Priority or option. This was something I came across this week while researching to update the tree session of our PDC (Permaculture Design Course) recently.
I have heard repeatedly that people have to wait for things to be 'right' before they begin. While I understand what they mean as there is a massive benefit in thoughtful observation applied to design, we have to be careful not to drop into paralysis through analysis and not make a decision at all, waiting for that 'perfect moment'.
It is in that indecision that the danger awaits. The waiting creates a void in which chaos enters, and we achieve nothing. So rather than looking for perfection, I rather like to look at it through the lens of "good enough for now, safe enough to try". It acknowledges that we need to move through the different stages of the design process but also acknowledges that we also do not or cannot know it all. So focusing on what is a priority and then working outwards gives us something tangible to strive towards - Whether ecological, social or personal
Our motto is about Making it Real. Making it real is not going to be easy, but like all things of value, it will be worth it.
So, we ask you. How are you going to make it real?
READ MORE HERE
When it comes to water, there are no standard rules. Instead, it is an understanding that depends on the type of plant, the soil, the weather, the time of year and many other variables. Fortunately, there are some averages we can use to start to figure out what to do.
In a previous blog - Water in the Garden, we explored what would be needed to have an abundant patch, but honestly, there is so much more to the discussion and design.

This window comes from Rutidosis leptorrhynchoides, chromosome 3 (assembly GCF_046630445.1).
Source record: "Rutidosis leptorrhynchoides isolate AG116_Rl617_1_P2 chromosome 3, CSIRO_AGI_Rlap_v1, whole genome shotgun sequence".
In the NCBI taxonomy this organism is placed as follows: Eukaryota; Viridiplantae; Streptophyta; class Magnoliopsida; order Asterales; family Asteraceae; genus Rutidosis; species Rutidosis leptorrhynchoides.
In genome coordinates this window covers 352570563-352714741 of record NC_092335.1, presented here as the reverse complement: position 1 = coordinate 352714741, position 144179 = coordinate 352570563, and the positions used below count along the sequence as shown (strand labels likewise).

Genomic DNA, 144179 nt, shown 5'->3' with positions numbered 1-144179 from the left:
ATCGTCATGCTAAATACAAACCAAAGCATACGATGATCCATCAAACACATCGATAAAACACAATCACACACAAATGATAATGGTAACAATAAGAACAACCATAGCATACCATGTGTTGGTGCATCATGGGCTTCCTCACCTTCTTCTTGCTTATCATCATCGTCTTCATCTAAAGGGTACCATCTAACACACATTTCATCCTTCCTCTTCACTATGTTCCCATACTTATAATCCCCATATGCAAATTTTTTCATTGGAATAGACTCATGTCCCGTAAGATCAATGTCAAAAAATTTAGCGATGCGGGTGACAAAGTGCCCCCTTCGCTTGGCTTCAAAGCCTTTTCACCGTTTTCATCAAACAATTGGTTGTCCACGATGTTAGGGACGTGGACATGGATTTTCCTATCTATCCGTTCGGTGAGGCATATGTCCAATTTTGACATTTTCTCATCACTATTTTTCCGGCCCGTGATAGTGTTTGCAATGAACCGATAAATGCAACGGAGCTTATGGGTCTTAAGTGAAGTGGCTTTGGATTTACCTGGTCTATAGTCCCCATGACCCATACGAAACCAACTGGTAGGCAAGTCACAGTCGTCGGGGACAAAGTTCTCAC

While the garden is essential to what we do, if you are looking at having animals in your system as well, water is an important consideration.
We can all get caught up in how cute that baby goat is or how we want lots and lots of ducks, but the reality is that if we do not have the water to look after and maintain, then we have created stress in our lives and our system.
To help in our water budgeting, it helps to know the averages. While not perfect, it gives us a baseline to start working from.
While our trees and gardens, on average, require 5L per tree or 5L per square metre in the peak of summer, animals require their water allocations every day.
Ducks - 1L per Duck per day
Chickens - 0.5L per Chicken per day
Pigs - 6L per day
Cow - 80-140L per day subject to feed
Goat - 9L per day
Sheep - 10L per day
Horse - 30-50L per day
Dogs - 50ml of water per kilo of body weight per day
Donkey - 24L per day
From these average figures and some simple maths, we can then look further into what our water needs might be to help create a resilient, regenerative and abundant system.